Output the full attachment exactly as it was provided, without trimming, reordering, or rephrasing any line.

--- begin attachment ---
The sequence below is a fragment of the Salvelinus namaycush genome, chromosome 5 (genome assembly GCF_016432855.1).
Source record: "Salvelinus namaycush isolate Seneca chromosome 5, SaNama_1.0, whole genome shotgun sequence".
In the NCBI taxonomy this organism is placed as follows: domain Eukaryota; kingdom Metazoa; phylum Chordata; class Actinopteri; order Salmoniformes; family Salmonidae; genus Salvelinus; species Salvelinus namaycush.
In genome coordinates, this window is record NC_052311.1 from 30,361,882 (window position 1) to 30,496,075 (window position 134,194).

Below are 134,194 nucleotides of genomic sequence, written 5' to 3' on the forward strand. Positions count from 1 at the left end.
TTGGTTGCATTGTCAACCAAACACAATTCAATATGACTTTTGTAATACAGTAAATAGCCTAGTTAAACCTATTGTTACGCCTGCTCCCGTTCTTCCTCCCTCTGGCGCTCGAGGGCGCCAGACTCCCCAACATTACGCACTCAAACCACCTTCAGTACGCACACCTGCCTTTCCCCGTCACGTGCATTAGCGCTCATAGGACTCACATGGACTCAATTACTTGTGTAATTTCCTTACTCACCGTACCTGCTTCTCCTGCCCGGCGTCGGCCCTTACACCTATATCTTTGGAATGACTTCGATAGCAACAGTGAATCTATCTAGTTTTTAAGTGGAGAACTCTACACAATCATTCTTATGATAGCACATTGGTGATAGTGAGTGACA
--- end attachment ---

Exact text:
The sequence below is a fragment of the Salvelinus namaycush genome, chromosome 5 (genome assembly GCF_016432855.1).
Source record: "Salvelinus namaycush isolate Seneca chromosome 5, SaNama_1.0, whole genome shotgun sequence".
In the NCBI taxonomy this organism is placed as follows: domain Eukaryota; kingdom Metazoa; phylum Chordata; class Actinopteri; order Salmoniformes; family Salmonidae; genus Salvelinus; species Salvelinus namaycush.
In genome coordinates, this window is record NC_052311.1 from 30,361,882 (window position 1) to 30,496,075 (window position 134,194).

Below are 134,194 nucleotides of genomic sequence, written 5' to 3' on the forward strand. Positions count from 1 at the left end.
TTGGTTGCATTGTCAACCAAACACAATTCAATATGACTTTTGTAATACAGTAAATAGCCTAGTTAAACCTATTGTTACGCCTGCTCCCGTTCTTCCTCCCTCTGGCGCTCGAGGGCGCCAGACTCCCCAACATTACGCACTCAAACCACCTTCAGTACGCACACCTGCCTTTCCCCGTCACGTGCATTAGCGCTCATAGGACTCACATGGACTCAATTACTTGTGTAATTTCCTTACTCACCGTACCTGCTTCTCCTGCCCGGCGTCGGCCCTTACACCTATATCTTTGGAATGACTTCGATAGCAACAGTGAATCTATCTAGTTTTTAAGTGGAGAACTCTACACAATCATTCTTATGATAGCACATTGGTGATAGTGAGTGACA